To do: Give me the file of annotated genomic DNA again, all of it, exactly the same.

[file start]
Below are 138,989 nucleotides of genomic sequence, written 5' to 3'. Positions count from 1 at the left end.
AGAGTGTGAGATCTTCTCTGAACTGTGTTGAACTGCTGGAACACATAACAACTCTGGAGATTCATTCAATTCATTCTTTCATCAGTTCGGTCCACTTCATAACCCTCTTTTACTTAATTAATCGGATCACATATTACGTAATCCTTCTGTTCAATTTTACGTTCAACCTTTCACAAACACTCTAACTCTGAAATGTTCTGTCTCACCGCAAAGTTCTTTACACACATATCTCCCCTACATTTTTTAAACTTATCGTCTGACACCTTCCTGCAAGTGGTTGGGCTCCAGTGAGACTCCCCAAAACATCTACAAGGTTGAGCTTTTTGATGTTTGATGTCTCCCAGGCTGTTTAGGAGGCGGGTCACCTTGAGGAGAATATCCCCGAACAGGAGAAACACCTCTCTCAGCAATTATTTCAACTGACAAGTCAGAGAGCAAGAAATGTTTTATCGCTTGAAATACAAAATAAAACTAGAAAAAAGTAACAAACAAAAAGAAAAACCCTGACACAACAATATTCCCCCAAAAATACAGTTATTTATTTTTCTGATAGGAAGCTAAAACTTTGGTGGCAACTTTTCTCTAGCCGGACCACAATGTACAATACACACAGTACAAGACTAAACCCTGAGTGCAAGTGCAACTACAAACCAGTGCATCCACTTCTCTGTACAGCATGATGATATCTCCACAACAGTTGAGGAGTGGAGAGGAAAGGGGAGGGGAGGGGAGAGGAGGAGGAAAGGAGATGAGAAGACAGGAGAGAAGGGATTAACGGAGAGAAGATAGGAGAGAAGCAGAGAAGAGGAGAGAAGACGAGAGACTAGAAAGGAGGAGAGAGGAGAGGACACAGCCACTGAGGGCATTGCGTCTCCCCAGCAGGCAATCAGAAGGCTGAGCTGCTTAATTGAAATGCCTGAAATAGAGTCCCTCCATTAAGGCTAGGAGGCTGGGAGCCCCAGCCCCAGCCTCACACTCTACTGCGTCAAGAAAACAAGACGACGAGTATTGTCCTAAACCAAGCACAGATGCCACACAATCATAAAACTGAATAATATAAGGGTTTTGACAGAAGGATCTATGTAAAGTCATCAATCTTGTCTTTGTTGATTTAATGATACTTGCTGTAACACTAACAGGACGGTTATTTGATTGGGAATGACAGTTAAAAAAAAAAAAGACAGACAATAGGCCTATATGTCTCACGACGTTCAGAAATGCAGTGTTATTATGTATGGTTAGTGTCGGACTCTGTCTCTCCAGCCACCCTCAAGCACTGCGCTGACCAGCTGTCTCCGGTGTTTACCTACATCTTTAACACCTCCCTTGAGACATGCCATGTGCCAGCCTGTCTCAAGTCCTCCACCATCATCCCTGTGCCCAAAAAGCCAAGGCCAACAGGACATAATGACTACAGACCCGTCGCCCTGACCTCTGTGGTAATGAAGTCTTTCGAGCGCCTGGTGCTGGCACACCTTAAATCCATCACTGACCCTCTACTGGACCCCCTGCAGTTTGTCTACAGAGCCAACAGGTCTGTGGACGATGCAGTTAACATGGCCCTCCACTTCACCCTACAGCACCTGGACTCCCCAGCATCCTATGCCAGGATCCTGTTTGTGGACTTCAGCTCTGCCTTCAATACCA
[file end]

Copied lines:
Below are 138,989 nucleotides of genomic sequence, written 5' to 3'. Positions count from 1 at the left end.
AGAGTGTGAGATCTTCTCTGAACTGTGTTGAACTGCTGGAACACATAACAACTCTGGAGATTCATTCAATTCATTCTTTCATCAGTTCGGTCCACTTCATAACCCTCTTTTACTTAATTAATCGGATCACATATTACGTAATCCTTCTGTTCAATTTTACGTTCAACCTTTCACAAACACTCTAACTCTGAAATGTTCTGTCTCACCGCAAAGTTCTTTACACACATATCTCCCCTACATTTTTTAAACTTATCGTCTGACACCTTCCTGCAAGTGGTTGGGCTCCAGTGAGACTCCCCAAAACATCTACAAGGTTGAGCTTTTTGATGTTTGATGTCTCCCAGGCTGTTTAGGAGGCGGGTCACCTTGAGGAGAATATCCCCGAACAGGAGAAACACCTCTCTCAGCAATTATTTCAACTGACAAGTCAGAGAGCAAGAAATGTTTTATCGCTTGAAATACAAAATAAAACTAGAAAAAAGTAACAAACAAAAAGAAAAACCCTGACACAACAATATTCCCCCAAAAATACAGTTATTTATTTTTCTGATAGGAAGCTAAAACTTTGGTGGCAACTTTTCTCTAGCCGGACCACAATGTACAATACACACAGTACAAGACTAAACCCTGAGTGCAAGTGCAACTACAAACCAGTGCATCCACTTCTCTGTACAGCATGATGATATCTCCACAACAGTTGAGGAGTGGAGAGGAAAGGGGAGGGGAGGGGAGAGGAGGAGGAAAGGAGATGAGAAGACAGGAGAGAAGGGATTAACGGAGAGAAGATAGGAGAGAAGCAGAGAAGAGGAGAGAAGACGAGAGACTAGAAAGGAGGAGAGAGGAGAGGACACAGCCACTGAGGGCATTGCGTCTCCCCAGCAGGCAATCAGAAGGCTGAGCTGCTTAATTGAAATGCCTGAAATAGAGTCCCTCCATTAAGGCTAGGAGGCTGGGAGCCCCAGCCCCAGCCTCACACTCTACTGCGTCAAGAAAACAAGACGACGAGTATTGTCCTAAACCAAGCACAGATGCCACACAATCATAAAACTGAATAATATAAGGGTTTTGACAGAAGGATCTATGTAAAGTCATCAATCTTGTCTTTGTTGATTTAATGATACTTGCTGTAACACTAACAGGACGGTTATTTGATTGGGAATGACAGTTAAAAAAAAAAAAGACAGACAATAGGCCTATATGTCTCACGACGTTCAGAAATGCAGTGTTATTATGTATGGTTAGTGTCGGACTCTGTCTCTCCAGCCACCCTCAAGCACTGCGCTGACCAGCTGTCTCCGGTGTTTACCTACATCTTTAACACCTCCCTTGAGACATGCCATGTGCCAGCCTGTCTCAAGTCCTCCACCATCATCCCTGTGCCCAAAAAGCCAAGGCCAACAGGACATAATGACTACAGACCCGTCGCCCTGACCTCTGTGGTAATGAAGTCTTTCGAGCGCCTGGTGCTGGCACACCTTAAATCCATCACTGACCCTCTACTGGACCCCCTGCAGTTTGTCTACAGAGCCAACAGGTCTGTGGACGATGCAGTTAACATGGCCCTCCACTTCACCCTACAGCACCTGGACTCCCCAGCATCCTATGCCAGGATCCTGTTTGTGGACTTCAGCTCTGCCTTCAATACCA